After professional Hearthstone player Blitzchung supported Hong Kong protests in an interview, Blizzard banned him from the competitive circuit.
For those unaware, there has been a series of protests happening in Hong Kong over the past couple months. While the protests began in response to a bill that would have allowed Hong Kong residents charged with a crime to be extradited to mainland China, the protesters have since shifted their demands, calling for an independent investigation into police brutality (which has intensified to levels the United Nations Human Rights Council publicly disapproved of on Tuesday) and universal suffrage for the election of the city’s chief executive, with many among the movement saying they are now fighting for outright democracy in Hong Kong. We reported on this in a Mulan article a couple months ago, in which the remake’s lead actress caused a boycott by publicly supporting Hong Kong’s police.
Earlier this week, Hong Kong player Chung “Blitzchung” Ng Wai appeared in a Grandmasters Asia Pacific post-match interview, where he signed off with a bold statement: wearing a gas mask similar to those worn by protestors (and recently banned in Hong Kong), Blitzchung said: “Liberate Hong Kong. Revolution of our age!” The stream quickly cut to an ad break, but the damage was already done, and all three people present have now been punished by Blizzard. Yes, that includes the two casters who had nothing to do with the statement and did not show support for it.
In a post on the Hearthstone website, Blizzard claimed Blitzchung violated section 6.1 of its competition rules, which state that players cannot engage in any act that “brings you into public disrepute, offends a portion or group of the public, or otherwise damages Blizzard image”. The punishment for this is removal from Grandmasters and the total loss of the player’s prize money, which is exactly what happened here. Additionally, despite the two hosts covering their faces and quickly cutting to a commercial, Blizzard says it will “immediately cease working with both casters”.
“Effective immediately, Blitzchung is removed from Grandmasters and will receive no prizing for Grandmasters Season 2,” the statement reads. “Additionally, Blitzchung is ineligible to participate in Hearthstone esports for 12 months beginning from Oct. 5th, 2019 and extending to Oct. 5th, 2020.”
To call the backlash against Blizzard severe would be an understatement. Players, internet-goers, the Hong Kong public, American politicians, and even Blizzard’s own employees have been criticizing, protesting, and boycotting Blizzard thanks to their handling of the situation. To start, the #BoycottBlizzard hashtag rapidly picked up steam on Twitter, and Blizzard had to privatize their primary subreddit (and the posts on some of their other subreddits have not been kind). The Blizzard campus in Irvine California is decorated with an Orc statue, which is surrounded by mottos such as “think globally” and “every voice matters”. An image has now emerged showing these have been covered up with paper, apparently by disgruntled Blizzard employees – which says something about how contentious this issue is.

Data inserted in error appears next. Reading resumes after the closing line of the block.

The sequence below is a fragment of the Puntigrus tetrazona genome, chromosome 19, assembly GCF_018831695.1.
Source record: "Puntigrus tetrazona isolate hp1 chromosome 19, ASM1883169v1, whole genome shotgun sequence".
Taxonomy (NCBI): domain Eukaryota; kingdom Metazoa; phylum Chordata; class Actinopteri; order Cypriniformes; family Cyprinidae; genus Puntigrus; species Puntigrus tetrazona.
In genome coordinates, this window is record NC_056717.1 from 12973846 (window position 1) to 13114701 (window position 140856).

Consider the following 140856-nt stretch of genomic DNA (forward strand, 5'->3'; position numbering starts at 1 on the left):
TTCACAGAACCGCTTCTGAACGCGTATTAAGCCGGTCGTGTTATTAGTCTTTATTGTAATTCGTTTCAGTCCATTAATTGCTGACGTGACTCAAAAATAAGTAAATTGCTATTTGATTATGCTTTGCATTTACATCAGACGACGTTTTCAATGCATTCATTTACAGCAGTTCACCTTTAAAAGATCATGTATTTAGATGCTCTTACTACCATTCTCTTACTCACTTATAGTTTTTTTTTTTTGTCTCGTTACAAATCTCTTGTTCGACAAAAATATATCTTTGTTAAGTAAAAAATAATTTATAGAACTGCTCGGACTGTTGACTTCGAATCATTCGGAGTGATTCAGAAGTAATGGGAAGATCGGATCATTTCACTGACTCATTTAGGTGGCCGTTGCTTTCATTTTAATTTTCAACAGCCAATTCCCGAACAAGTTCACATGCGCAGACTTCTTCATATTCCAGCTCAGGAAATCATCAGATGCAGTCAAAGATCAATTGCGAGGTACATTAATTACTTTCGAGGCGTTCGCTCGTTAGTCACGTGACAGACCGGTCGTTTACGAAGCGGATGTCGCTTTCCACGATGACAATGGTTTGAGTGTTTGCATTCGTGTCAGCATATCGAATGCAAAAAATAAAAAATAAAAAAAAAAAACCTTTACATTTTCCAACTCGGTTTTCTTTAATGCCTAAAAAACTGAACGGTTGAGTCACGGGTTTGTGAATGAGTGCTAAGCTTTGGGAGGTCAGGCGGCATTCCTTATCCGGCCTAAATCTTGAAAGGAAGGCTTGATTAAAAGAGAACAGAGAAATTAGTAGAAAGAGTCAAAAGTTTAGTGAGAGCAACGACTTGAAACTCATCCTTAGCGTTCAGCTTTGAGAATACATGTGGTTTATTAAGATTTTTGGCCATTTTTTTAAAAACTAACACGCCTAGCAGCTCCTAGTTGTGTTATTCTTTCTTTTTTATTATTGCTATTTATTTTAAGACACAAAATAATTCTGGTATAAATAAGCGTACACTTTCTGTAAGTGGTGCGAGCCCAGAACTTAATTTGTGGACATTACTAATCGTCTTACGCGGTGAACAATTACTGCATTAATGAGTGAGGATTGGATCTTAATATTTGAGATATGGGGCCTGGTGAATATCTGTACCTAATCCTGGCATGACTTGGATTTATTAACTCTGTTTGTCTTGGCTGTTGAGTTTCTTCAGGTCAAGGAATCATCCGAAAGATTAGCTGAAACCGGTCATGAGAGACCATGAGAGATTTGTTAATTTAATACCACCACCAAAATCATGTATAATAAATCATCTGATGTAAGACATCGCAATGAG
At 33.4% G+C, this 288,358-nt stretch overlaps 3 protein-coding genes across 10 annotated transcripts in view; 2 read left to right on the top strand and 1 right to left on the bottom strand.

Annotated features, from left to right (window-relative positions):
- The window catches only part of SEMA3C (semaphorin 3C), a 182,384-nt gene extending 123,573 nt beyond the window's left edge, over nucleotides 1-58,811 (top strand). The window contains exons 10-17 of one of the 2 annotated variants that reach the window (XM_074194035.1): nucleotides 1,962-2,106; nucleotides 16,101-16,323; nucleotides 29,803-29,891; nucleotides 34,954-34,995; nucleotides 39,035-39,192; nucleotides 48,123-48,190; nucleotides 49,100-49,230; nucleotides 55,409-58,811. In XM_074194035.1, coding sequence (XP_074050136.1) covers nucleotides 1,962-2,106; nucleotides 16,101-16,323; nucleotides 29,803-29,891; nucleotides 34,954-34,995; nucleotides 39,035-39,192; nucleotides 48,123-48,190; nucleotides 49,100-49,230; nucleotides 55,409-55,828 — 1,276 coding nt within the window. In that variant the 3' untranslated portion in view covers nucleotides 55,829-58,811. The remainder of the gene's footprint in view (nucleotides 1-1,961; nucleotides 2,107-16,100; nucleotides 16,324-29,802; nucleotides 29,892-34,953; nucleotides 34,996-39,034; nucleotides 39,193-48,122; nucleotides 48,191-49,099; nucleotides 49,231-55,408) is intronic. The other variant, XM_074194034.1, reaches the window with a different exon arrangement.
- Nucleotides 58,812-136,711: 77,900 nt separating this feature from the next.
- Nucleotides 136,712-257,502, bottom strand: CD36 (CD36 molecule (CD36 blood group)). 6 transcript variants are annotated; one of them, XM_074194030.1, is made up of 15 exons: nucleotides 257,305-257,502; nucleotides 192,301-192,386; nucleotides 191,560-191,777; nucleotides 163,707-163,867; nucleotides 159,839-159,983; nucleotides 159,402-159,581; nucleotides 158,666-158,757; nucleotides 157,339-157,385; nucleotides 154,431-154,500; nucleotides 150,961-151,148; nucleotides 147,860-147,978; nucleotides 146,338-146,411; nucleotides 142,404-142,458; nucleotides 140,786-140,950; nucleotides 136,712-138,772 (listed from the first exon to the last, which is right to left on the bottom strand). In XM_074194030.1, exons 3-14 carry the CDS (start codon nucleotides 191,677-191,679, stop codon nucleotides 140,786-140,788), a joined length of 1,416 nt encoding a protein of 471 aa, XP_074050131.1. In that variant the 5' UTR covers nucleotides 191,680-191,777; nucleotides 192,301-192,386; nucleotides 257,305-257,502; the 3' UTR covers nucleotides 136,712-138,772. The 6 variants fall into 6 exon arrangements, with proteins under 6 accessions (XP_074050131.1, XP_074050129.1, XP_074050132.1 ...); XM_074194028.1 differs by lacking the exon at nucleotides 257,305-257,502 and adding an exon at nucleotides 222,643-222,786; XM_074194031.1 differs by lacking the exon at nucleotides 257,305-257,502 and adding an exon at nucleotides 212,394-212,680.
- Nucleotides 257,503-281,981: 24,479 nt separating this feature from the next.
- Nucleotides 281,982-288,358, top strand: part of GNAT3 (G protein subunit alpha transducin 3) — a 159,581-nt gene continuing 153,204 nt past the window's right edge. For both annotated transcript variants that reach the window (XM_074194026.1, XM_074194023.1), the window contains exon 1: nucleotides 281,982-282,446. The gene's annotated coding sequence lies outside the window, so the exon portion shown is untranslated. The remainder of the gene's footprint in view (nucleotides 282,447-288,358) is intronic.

Towards the end of an officially streamed Hearthstone match between Worcester Polytechnic Institute and American University, the latter team held up a banner reading “Free Hong Kong, Boycott Blizz”. Once again, the stream quickly cut away to show the other team, but not fast enough to avoid the image being screencapped and immortalized. It is as yet unknown if American University will face repercussions for the protest.
Both Republican and Democratic politicians have called Blizzard out on their decision to censor free speech, and things may be about to get even worse for Blizzard in China. General consensus is that corporate Blizzard is acting this way to preserve their games’ strong presence in China and Asia, and to avoid the trigger-happy Chinese censors. Well, the Hong Kong protestors are aware of this, and have decided to turn Overwatch’s Mei into an icon for the protests. As for the controversial player Blitzchung himself, he’s since stated that although he could get in a lot of trouble, even have his safety compromised, he’s still passionate about the issue and doesn’t regret his protest. There’s plenty of trouble floating in the air right now, and it’s hard to say what it’s going to coalesce into – only that it’s probably going to, and fast.
Between this and the discussions happening right now around statements from the NBA and South Park, the Hong Kong protest discussion seems to have reached all corners of society and culture. No one can say for sure how this is all gonna’ turn out, but this mess will doubtlessly get bigger before everyone agrees to clean it up. If anything else in CGMagazine’s wheelhouse touches the topic, we’ll let you know.